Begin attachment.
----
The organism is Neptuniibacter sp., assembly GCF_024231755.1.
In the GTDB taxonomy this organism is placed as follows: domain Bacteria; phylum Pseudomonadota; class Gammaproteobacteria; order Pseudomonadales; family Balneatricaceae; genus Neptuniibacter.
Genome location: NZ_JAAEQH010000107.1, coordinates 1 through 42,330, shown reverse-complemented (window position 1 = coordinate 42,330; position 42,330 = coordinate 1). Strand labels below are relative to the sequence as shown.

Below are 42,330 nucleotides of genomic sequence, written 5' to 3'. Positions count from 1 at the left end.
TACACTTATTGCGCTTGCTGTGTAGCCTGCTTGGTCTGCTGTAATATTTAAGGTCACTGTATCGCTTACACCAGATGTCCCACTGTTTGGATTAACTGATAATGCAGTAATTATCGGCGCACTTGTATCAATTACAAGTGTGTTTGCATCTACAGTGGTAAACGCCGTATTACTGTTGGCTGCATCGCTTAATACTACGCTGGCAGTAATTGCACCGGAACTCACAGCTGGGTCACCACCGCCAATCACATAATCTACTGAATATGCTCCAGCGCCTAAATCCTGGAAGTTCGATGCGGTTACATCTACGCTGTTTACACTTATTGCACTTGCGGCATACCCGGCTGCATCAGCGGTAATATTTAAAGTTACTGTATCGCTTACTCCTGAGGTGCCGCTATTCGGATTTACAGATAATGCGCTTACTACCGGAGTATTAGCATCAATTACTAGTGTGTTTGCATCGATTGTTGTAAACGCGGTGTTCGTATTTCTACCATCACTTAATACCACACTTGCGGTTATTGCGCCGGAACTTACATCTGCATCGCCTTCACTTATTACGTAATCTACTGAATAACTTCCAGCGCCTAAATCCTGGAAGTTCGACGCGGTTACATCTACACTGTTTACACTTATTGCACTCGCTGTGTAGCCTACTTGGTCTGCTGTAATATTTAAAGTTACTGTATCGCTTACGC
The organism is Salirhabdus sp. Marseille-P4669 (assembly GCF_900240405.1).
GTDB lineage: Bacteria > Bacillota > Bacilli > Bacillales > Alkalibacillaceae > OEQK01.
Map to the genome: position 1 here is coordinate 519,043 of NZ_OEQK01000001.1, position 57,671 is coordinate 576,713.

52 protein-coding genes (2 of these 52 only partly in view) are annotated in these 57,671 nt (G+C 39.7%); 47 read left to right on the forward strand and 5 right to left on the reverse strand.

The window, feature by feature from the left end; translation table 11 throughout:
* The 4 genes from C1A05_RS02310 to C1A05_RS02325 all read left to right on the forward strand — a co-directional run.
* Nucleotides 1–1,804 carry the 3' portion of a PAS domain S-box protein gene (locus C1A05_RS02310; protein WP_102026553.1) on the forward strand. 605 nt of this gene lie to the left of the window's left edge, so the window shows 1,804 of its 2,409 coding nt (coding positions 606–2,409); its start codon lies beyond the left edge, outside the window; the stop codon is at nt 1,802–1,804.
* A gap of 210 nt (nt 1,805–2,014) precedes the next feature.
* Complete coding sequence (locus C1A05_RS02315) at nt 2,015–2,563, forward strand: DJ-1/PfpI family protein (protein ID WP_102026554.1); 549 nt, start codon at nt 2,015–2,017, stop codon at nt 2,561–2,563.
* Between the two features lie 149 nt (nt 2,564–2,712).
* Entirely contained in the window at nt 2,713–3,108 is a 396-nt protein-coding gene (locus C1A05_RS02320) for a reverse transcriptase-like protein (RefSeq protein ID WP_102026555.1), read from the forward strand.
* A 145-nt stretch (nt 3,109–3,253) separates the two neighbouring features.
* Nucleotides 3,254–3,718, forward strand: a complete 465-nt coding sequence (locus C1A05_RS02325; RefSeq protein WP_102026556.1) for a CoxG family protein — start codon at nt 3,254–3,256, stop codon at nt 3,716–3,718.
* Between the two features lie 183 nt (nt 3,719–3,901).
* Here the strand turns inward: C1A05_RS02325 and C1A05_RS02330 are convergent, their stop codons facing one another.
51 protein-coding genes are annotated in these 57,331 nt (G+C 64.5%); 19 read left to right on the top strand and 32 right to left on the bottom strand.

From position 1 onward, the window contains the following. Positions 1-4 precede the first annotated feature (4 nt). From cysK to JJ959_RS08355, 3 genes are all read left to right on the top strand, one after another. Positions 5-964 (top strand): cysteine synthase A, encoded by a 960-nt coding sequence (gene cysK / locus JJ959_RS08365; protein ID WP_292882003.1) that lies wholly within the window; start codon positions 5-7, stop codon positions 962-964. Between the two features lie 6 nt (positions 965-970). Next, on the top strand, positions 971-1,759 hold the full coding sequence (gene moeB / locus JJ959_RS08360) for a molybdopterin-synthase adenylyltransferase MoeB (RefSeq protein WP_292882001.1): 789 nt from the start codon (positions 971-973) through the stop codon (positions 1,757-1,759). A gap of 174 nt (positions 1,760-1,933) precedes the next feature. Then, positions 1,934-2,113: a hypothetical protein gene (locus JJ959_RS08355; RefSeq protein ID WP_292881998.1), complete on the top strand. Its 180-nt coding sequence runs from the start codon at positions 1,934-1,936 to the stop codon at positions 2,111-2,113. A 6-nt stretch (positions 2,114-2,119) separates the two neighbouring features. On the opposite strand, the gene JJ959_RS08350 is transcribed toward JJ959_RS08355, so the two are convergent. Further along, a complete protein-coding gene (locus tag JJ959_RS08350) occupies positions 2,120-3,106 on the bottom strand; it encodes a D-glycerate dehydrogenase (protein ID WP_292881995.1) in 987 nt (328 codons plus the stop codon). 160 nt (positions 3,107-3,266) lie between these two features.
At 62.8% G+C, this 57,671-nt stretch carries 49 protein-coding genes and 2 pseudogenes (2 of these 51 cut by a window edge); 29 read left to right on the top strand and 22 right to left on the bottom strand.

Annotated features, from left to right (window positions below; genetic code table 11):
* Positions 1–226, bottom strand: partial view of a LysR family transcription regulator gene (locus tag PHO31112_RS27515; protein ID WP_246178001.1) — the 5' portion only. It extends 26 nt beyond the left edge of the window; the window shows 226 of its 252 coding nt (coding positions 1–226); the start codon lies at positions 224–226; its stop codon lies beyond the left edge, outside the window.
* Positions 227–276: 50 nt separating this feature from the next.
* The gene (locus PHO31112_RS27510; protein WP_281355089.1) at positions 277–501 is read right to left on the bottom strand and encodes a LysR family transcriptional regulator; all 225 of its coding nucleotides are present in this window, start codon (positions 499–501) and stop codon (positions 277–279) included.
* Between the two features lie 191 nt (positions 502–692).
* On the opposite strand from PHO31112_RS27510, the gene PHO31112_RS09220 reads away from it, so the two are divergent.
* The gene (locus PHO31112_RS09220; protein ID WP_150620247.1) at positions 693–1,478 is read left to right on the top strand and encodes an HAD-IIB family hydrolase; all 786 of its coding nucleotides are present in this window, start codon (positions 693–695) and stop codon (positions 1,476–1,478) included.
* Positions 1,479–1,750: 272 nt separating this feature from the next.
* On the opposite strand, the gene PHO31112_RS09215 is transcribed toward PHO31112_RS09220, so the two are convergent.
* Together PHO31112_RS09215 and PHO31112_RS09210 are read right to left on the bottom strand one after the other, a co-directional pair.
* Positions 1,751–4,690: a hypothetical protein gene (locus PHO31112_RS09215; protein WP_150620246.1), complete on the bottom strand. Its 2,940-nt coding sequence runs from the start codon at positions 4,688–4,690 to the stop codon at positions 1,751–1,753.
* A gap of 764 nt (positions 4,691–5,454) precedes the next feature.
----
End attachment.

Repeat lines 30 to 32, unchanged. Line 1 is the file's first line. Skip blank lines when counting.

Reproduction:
* The gene (locus PHO31112_RS09220; protein ID WP_150620247.1) at positions 693–1,478 is read left to right on the top strand and encodes an HAD-IIB family hydrolase; all 786 of its coding nucleotides are present in this window, start codon (positions 693–695) and stop codon (positions 1,476–1,478) included.
* Positions 1,479–1,750: 272 nt separating this feature from the next.
* On the opposite strand, the gene PHO31112_RS09215 is transcribed toward PHO31112_RS09220, so the two are convergent.